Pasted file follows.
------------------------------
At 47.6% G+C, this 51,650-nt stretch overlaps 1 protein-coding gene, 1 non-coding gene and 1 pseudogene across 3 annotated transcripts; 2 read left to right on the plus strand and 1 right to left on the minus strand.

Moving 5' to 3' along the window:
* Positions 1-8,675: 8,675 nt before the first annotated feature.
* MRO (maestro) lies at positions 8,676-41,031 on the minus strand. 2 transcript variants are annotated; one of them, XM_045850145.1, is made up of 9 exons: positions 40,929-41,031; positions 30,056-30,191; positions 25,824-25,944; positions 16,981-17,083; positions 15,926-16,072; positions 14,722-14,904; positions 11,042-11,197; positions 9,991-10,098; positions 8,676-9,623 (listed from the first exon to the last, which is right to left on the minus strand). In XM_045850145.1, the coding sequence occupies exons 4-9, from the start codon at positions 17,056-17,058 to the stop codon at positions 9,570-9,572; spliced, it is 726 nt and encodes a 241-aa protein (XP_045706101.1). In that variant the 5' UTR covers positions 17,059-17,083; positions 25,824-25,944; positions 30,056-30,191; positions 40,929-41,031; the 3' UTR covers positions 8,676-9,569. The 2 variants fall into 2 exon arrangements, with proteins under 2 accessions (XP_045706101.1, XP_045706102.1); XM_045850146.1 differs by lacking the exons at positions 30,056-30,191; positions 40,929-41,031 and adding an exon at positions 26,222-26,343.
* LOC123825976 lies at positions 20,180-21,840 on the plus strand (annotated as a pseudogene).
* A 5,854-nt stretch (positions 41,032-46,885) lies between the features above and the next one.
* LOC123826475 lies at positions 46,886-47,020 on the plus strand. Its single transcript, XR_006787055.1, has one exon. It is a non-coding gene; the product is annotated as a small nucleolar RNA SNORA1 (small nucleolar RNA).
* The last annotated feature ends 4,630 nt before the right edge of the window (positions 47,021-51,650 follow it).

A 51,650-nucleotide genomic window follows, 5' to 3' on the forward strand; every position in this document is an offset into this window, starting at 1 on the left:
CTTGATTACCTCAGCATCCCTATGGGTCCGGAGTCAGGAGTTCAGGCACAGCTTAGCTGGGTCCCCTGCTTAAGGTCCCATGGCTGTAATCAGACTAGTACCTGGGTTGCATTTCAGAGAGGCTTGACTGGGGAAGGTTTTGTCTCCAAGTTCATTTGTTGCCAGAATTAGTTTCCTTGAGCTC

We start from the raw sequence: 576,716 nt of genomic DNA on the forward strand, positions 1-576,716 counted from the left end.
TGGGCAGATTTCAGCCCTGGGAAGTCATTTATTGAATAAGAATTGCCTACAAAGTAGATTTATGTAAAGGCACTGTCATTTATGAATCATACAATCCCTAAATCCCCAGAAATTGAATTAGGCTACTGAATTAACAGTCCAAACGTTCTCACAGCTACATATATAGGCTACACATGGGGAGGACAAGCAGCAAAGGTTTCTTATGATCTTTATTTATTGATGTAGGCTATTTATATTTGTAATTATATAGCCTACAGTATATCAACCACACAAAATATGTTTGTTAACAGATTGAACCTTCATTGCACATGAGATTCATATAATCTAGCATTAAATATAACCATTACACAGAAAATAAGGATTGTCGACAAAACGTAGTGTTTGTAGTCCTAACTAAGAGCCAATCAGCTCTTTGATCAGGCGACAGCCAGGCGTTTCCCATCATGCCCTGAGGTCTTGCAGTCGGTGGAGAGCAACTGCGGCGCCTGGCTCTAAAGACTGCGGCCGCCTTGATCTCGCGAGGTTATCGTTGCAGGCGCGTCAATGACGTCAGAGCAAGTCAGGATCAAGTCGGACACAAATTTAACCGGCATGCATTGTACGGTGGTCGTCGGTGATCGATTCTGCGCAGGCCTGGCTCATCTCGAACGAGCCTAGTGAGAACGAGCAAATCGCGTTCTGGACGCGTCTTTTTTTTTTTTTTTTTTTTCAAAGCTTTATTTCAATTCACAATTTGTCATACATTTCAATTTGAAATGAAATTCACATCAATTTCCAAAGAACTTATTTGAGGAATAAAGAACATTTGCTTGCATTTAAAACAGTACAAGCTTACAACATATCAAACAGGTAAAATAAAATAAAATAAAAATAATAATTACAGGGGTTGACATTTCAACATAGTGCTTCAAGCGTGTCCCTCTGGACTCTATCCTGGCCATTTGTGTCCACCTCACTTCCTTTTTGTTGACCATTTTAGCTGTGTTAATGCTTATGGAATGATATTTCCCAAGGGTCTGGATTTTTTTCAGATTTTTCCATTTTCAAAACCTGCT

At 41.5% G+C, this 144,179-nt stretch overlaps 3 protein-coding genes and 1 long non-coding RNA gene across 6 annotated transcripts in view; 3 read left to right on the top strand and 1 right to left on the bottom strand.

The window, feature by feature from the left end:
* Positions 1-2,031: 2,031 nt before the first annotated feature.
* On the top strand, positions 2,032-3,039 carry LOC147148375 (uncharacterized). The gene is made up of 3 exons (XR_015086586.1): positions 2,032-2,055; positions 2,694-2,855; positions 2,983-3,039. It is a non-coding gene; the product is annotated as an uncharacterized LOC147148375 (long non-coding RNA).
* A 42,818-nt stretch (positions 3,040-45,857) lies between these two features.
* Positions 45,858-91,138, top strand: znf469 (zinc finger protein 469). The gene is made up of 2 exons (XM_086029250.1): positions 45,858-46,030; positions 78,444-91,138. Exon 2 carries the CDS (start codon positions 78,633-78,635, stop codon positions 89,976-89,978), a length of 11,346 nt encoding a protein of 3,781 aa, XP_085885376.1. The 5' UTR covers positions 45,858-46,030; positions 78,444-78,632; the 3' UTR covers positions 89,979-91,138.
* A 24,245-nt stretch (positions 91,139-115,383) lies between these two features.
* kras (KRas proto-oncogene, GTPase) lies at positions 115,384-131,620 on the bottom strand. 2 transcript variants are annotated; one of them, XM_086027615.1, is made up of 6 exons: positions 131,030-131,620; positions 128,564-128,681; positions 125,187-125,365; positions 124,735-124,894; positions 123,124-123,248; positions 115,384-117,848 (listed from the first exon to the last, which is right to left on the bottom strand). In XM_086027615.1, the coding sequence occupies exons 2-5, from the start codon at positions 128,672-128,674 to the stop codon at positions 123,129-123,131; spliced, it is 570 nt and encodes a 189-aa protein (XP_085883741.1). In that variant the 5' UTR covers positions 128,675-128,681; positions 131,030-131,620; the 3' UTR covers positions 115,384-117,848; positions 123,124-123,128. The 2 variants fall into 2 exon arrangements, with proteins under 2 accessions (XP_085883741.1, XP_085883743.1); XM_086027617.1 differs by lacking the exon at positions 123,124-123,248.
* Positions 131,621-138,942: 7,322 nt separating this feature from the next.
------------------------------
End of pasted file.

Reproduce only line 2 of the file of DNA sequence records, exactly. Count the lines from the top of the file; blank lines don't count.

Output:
Moving 5' to 3' along the window: